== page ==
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The rush to ‘back to normal’ at college and work is ignoring disabled people

It’s a phrase repeated everywhere as people long for the old way of doing things. For me, the old way of doing things was a nightmare.

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When the pandemic first brought Zoom learning to my college education, I had no idea how much I’d come to value it. Starting in fall 2020, my junior year at Emerson College, I took hybrid classes, attending virtually one day a week and in person a second day. For a physically disabled person like myself, the format made the college experience far more accessible — and far more effective.

My professors were also very accommodating to my needs; on rainy or snowy in-person days, they would let me Zoom into class, sparing me from trying to manage unsafe conditions with my crutches. As someone who gets nervous speaking in front of people — especially in spaces where I’m one of only a few students of color — I took advantage of opportunities Zoom classes offered to work on my confidence, and participated more than ever before.


Now, as I finish my final year at Emerson, accommodations such as hybrid classes are disappearing. This is happening at colleges across the country in an effort to get “back to normal,” a phrase that seems to be repeated everywhere as many people long for the old way of doing things. But for many students with disabilities, the old way of doing things was a nightmare.

For me, “back to normal” means trying once again to avoid being knocked over by classmates bolting down a hallway, or navigating the push buttons that are supposed to open doors but are often unreliable. It means struggling to keep up with my nondisabled peers on a campus and in a city not built for people like me.

Instead of returning to traditional practices, college administrators and faculty should be taking the innovations they’ve developed over the last two-plus years — hybrid classes, flexible in-person attendance policies, new ways of delivering material with online tools — and committing to doing them even better. We can’t miss this opportunity to reimagine a truly accessible future for higher education, one that takes all access needs into consideration.


This won’t be easy, of course. Professors will need to find new ways to measure engagement rather than just looking around the room, for one. But doing so would serve the large community of disabled people — 19 percent of US undergraduates report having a disability, according to 2016 data from the National Center for Education Statistics — and aid people who learn differently, have child care responsibilities, or are in other situations that require flexibility.

Some might argue that those who learn better in remote environments should simply enroll in online degree programs, but that could, in effect, segregate disabled students while ignoring urgent issues of inaccessibility.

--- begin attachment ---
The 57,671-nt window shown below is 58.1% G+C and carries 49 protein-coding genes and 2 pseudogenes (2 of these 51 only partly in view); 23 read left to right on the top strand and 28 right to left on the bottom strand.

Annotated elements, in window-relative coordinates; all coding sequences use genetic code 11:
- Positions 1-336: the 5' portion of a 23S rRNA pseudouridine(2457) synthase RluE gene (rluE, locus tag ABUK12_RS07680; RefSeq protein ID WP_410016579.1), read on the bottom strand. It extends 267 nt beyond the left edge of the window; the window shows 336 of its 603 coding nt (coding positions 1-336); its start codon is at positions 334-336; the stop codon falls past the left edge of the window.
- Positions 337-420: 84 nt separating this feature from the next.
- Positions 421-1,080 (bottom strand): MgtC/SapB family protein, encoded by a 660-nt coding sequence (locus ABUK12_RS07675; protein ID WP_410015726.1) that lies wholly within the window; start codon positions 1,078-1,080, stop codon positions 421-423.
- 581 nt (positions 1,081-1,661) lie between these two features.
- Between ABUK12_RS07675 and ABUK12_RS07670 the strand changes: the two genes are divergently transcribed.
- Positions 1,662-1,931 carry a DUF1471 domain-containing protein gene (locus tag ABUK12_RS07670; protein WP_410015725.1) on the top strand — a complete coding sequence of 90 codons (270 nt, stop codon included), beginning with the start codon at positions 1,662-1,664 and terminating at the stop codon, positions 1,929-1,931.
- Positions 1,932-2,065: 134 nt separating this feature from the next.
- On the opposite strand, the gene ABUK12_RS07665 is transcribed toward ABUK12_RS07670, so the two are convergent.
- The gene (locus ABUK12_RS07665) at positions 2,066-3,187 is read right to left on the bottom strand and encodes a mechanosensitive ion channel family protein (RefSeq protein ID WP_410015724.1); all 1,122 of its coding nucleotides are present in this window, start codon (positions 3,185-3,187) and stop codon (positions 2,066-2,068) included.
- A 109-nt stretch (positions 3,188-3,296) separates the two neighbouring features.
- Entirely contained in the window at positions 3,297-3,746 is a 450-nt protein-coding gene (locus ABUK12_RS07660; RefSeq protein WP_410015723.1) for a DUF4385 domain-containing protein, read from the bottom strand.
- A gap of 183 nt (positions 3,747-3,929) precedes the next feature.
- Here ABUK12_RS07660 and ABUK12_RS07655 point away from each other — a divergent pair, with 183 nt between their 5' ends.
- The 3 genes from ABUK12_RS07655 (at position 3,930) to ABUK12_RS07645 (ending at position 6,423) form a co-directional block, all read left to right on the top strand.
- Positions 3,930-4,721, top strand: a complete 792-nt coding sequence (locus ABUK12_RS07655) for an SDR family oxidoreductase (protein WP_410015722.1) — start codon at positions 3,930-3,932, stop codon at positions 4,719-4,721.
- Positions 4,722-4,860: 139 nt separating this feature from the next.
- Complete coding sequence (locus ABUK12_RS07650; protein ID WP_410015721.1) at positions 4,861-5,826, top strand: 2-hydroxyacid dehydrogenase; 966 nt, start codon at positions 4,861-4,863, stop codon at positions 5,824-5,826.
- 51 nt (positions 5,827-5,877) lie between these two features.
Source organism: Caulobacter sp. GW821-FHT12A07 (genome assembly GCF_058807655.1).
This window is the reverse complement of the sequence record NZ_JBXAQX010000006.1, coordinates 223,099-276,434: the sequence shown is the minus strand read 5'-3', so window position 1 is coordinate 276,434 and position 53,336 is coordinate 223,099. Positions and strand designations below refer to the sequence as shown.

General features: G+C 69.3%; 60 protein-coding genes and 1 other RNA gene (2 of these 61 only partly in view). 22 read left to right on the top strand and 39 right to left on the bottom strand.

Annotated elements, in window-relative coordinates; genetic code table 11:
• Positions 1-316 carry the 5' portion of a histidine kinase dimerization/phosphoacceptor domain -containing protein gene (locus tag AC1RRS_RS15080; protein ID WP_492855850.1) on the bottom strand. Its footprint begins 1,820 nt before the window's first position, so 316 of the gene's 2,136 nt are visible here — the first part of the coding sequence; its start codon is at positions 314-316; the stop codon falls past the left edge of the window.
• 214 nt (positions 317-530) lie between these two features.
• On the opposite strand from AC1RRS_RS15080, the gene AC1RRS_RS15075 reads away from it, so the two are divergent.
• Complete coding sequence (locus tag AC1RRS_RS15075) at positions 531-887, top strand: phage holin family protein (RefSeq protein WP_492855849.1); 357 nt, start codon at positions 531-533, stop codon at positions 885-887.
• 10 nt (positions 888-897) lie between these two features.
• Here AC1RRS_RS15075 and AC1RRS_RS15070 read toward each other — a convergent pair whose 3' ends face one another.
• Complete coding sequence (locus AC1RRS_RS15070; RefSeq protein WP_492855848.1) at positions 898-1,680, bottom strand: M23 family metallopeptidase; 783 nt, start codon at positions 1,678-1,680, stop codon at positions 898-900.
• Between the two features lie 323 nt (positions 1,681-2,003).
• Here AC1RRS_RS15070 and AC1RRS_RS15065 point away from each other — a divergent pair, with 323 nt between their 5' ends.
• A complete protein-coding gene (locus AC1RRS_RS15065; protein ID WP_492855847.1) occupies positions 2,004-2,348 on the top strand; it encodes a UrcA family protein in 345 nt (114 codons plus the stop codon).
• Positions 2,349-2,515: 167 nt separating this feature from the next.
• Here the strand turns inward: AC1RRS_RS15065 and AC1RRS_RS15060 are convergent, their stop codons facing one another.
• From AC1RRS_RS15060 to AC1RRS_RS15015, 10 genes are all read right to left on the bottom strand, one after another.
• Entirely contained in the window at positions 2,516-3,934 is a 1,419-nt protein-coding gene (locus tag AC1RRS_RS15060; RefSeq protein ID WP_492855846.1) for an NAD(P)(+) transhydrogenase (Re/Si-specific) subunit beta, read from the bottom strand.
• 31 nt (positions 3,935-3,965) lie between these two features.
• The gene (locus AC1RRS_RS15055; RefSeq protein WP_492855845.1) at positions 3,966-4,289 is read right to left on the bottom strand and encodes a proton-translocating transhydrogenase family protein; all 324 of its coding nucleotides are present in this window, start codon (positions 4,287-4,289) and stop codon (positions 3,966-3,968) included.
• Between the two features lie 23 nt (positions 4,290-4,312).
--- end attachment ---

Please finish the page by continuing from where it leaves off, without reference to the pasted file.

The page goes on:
Although colleges are already required to comply with the Americans with Disabilities Act, inaccessibility often persists on campuses. In a January TikTok video that now has over 35,000 likes, Mya Pol, who is a wheelchair user and student activist at the University of Massachusetts Amherst, pointed to snow-covered streets and sidewalks that made it difficult for her to access her dorm.

“If I can go to class in person, I want to go to class in person,” Pol told me recently. “But because I can’t so frequently, remote access makes it so that I can still maintain the level of academic success that I want.”


Many students struggle to acquire the accommodations promised by federal legislation for various reasons, such as lacking the required medical documentation of their disability. This problem — difficulty gaining access to the medical system, and sometimes not being believed even when you do — is amplified for Black and brown students and low-income students.

Innovative colleges across the country are showing what’s possible, however. Odessa College in Texas offers courses in face-to-face, hybrid, and online formats. UMass Amherst has modified some of its classrooms, adding cameras, speakers, and microphones to let professors (who opt in) teach simultaneously to students in the classroom and those online. These implementations take time and resources, but they are not impossible.

“Instead of doing the bare minimum for compliance and cutting corners, [colleges] could have things be a little more accessible,” Pol says. “Show students right now that yes, we can be an inclusive society. We don’t have to treat disabled students like second-class citizens, and we can actually make things accessible.”

Pressure from students, parents, and others can help. Take the University of California, Los Angeles, where the Disabled Student Union recently spent eight months advocating for remote access to classes, among other changes. Their activism, which built on the early work of disability rights leaders, included a 16-day sit-in at the chancellor’s office. In response, on April 4, UCLA administrators supported a commitment to provide accessible options, and promised continued study of what the future could look like.


A “return to normal” on college campuses is a return to an ableist system that privileges nondisabled people, while compromising the education of everyone else. All students deserve better.

Shruti Rajkumar is a journalist who completed her undergraduate degree at Emerson College this month. Send comments to magazine@globe.com.